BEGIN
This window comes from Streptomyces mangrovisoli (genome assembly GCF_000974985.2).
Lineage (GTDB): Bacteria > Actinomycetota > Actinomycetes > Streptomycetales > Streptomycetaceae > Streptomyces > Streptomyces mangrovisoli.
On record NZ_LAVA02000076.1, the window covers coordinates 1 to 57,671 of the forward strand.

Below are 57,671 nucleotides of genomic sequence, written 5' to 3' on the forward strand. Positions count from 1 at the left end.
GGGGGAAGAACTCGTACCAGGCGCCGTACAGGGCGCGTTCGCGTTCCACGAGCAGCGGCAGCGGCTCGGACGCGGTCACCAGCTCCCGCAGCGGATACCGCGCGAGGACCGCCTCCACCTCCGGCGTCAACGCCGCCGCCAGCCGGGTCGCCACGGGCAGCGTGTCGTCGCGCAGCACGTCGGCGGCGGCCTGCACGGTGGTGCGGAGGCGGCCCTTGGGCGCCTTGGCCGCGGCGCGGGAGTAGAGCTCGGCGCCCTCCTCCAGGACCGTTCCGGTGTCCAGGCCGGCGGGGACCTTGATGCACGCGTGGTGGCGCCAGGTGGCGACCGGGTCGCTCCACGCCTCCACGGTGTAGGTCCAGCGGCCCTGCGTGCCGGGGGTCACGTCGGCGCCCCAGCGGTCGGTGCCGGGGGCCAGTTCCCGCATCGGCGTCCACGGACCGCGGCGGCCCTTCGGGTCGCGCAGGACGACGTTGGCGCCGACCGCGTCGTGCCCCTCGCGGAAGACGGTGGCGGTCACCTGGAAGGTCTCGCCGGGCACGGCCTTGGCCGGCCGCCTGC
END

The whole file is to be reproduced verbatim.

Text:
This window comes from Streptomyces mangrovisoli (genome assembly GCF_000974985.2).
Lineage (GTDB): Bacteria > Actinomycetota > Actinomycetes > Streptomycetales > Streptomycetaceae > Streptomyces > Streptomyces mangrovisoli.
On record NZ_LAVA02000076.1, the window covers coordinates 1 to 57,671 of the forward strand.

Below are 57,671 nucleotides of genomic sequence, written 5' to 3' on the forward strand. Positions count from 1 at the left end.
GGGGGAAGAACTCGTACCAGGCGCCGTACAGGGCGCGTTCGCGTTCCACGAGCAGCGGCAGCGGCTCGGACGCGGTCACCAGCTCCCGCAGCGGATACCGCGCGAGGACCGCCTCCACCTCCGGCGTCAACGCCGCCGCCAGCCGGGTCGCCACGGGCAGCGTGTCGTCGCGCAGCACGTCGGCGGCGGCCTGCACGGTGGTGCGGAGGCGGCCCTTGGGCGCCTTGGCCGCGGCGCGGGAGTAGAGCTCGGCGCCCTCCTCCAGGACCGTTCCGGTGTCCAGGCCGGCGGGGACCTTGATGCACGCGTGGTGGCGCCAGGTGGCGACCGGGTCGCTCCACGCCTCCACGGTGTAGGTCCAGCGGCCCTGCGTGCCGGGGGTCACGTCGGCGCCCCAGCGGTCGGTGCCGGGGGCCAGTTCCCGCATCGGCGTCCACGGACCGCGGCGGCCCTTCGGGTCGCGCAGGACGACGTTGGCGCCGACCGCGTCGTGCCCCTCGCGGAAGACGGTGGCGGTCACCTGGAAGGTCTCGCCGGGCACGGCCTTGGCCGGCCGCCTGC